We’ve all heard the term less is more. It’s used to sell just about everything under the sun, touting a simple, stripped-down, no-frills mentality geared at alleviating ourselves from clutter, chaos, and confusion. The art of de-cluttering, as a result of a minimalist kitchen approach, is all about removing and doing away with the extra equipment, clutter, and amenities we seldom use, but are routinely told we need.
Here’s the thing: the kitchen is a hotbed of activity. It’s a lounge, a pseudo entertainment center, a dining room, a working kitchen, and a revolving door of friends, family, pets, and guests. One thing we know about the kitchen is, having less stuff to clutter up space means more of a chance at keeping it in a position to keep the dinner party or Monday morning coffee running smoothly.
Today, we’re talking about ways to master the minimalist kitchen aesthetic.
Toss Out the Clutter
Step one of mastering the minimalist vibe is to get rid of the clutter that’s keeping you from seeing the countertop. But further to clutter, it means more than taking out the trash and getting rid of old reading material and the grocery bill from the working surfaces. This is your chance to reconsider how you use the space and to purge the unnecessary stuff.
Start with the small appliances – many of them overlap in terms of their function, and truth be told, we can often do without them in the long run. Have a toaster, a toaster oven, and an oven? Get rid of that toaster oven that occupies the grey space. The same can be said for other specialty items we seldom use:
- Knife block – unless you’re holstering a $1k set of knives, put them in your drawer and free up space.
- Bread maker – use the oven.
- Espresso machine – tread carefully, but you could opt to nix the drip coffee maker if you’re an Americano nut.
- Rice maker – pots work well, too.
- Wok – That’s just an extra huge pan.
- Extra mugs – You can only drink from one at a time.
A lot of appliances and small daily appliances take up a lot of countertop space. Toasters and coffee makers come to mind immediately. A great way to hide them away is to research and invest in the idea of an appliance garage to house those appliances and keep them out of sight.
Next, consider how many mugs and knives you have. Take a look at the plethora of Tupperware you’ve likely compiled over the years – do you need them all? Chances are you have a few mugs you love and a bunch you don’t even consider using; ever. Same with knives. Ditch the stuff you don’t use, or think about from week to week. You don’t need it. Make a donation to your local Salvation Army or Good Will, or throw them up on Kijiji or Craigslist to a good home.
Let’s Talk Colour
Most archetypal decorating themes adhere to an aesthetic style, and minimalism is no different. Tackling your walls and readjusting your chosen colour palette is a key way to master the look and feel of a modern, chic minimalist space. Plus, choosing a neutral, bright colour palette that features little contrast is a great way to make awkward or cramped spaces feel more open and spacious.
Consider whites, creams, light yellows, greys, and other monochromatic shades of light green, ash, stone, and beige to breathe some life into the room and help create broad sightlines.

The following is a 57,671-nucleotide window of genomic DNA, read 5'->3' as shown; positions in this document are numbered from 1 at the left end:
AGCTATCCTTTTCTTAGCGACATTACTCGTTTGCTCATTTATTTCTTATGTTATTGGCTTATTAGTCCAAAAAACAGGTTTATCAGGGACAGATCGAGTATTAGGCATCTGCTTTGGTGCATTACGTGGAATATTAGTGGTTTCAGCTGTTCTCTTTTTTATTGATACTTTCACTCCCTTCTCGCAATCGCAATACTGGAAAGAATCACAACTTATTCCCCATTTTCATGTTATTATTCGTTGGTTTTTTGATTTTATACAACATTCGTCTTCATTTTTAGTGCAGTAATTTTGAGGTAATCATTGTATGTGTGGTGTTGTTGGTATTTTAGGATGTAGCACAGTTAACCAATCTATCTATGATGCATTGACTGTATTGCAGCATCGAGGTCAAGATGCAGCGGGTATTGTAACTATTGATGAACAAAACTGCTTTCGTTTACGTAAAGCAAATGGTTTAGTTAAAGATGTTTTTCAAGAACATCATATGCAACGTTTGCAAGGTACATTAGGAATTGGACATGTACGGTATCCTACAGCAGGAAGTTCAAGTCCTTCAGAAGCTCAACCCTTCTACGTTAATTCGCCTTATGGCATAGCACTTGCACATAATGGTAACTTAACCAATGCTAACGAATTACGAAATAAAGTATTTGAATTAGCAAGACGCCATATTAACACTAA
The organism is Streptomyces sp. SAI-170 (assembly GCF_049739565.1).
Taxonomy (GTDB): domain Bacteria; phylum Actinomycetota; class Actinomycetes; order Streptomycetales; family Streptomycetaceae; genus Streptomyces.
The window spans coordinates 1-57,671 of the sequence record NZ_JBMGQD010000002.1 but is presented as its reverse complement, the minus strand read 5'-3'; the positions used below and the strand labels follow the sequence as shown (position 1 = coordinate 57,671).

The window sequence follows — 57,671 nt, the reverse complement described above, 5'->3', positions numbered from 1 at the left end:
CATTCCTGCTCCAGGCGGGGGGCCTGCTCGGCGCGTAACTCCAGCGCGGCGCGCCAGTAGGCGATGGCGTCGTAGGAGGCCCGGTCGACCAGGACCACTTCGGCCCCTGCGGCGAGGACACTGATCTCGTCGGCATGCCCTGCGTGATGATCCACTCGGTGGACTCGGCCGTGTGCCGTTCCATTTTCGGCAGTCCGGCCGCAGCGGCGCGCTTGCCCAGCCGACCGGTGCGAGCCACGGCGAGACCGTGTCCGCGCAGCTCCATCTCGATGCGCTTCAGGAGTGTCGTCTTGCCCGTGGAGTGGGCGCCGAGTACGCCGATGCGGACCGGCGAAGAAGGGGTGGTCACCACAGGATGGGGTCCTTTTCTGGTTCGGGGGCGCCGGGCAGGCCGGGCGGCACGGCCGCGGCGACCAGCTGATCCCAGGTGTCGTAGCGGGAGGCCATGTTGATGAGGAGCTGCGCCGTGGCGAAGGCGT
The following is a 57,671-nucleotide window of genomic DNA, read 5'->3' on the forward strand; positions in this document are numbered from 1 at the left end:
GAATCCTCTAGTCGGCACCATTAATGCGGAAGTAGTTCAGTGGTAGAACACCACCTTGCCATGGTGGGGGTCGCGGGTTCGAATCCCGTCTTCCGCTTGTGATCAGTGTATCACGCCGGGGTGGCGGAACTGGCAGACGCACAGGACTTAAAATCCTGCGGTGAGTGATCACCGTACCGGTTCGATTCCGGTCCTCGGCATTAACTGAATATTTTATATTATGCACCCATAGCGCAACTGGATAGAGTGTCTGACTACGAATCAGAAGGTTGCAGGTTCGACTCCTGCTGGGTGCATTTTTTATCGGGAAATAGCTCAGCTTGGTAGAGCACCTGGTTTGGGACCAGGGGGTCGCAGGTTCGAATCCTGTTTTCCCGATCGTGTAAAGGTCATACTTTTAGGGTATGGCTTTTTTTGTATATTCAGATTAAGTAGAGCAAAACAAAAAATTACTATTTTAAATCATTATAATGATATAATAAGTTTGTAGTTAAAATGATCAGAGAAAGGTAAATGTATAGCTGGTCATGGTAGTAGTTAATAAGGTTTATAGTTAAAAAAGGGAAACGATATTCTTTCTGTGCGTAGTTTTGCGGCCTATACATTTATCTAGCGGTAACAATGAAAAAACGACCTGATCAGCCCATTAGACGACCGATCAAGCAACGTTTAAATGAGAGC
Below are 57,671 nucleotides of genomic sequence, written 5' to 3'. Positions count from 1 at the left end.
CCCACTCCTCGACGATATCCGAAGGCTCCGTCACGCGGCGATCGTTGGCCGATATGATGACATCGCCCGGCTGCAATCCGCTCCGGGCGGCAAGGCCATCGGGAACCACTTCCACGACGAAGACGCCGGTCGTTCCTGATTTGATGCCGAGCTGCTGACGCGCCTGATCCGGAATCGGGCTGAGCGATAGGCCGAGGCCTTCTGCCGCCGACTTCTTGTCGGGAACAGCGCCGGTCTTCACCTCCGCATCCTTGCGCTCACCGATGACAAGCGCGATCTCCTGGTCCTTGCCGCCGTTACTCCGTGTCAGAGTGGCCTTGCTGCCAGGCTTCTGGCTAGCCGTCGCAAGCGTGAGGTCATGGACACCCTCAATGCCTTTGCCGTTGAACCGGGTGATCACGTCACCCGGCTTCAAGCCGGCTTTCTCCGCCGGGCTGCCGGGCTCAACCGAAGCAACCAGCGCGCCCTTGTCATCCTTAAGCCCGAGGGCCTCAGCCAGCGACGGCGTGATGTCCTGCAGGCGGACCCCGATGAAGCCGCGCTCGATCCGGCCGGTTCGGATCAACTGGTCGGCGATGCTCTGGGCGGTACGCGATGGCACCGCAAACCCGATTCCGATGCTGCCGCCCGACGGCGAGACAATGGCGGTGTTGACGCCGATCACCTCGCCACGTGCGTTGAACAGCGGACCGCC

Features & Finishes
SLeek and simple are the two key pillars of minimalist style in the kitchen. Start by getting rid of anything in terms of knobs, handles, and excess or ornate woodwork that distracts the eye – the key is to keep the eye moving and to create one focal point rather than giving the eye a chance to fixate on 50 different things at once.
Start with the kitchen sink and faucet. Replace the old three-way faucet and knobs with a sleek and crisp one tap solution that will reduce clutter around the sink itself – and take this opportunity to match your faucet in a chrome finish that matches the rest of the kitchen.
Next, consider replacing the cabinet knobs to a fresh and simple alternative that better suits a minimalist appeal, or all out replacing the cabinetry doors with solid coloured fronts with no knobs at all.
Minimalism is also more than purging everything and making do with less – it’s also about maintaining an organized space that helps your routine and your lifestyle to become simpler and easier. The kitchen is an easy space to allow to become messy, cluttered, and a mix-match of odds and ends – take this opportunity to invest in drawer organizers and start from scratch in terms of where these things should live from now on.
You shouldn’t be digging for a garlic crusher in the BBQ tong drawer, and the forks and spoons don’t have to be mixed in with the spatulas and mixing utensils. Having an organized space is a popular and easy way to help keep things simple.
Today, minimalism isn’t just a popular philosophy, it’s a canonical decorating theme that’s garnering huge respect from celebrated interior decorators and design houses thanks to its cleanliness, it’s open-ended linear lines, and it’s stunning simplicity.
Starting to overhaul your kitchen into a more satisfactory and aesthetically pleasing minimalist space doesn’t have to mean renovating your entire kitchen. Starting with these simple ideas is a surefire way to open your space, create some elongated sightlines, and give your kitchen new life.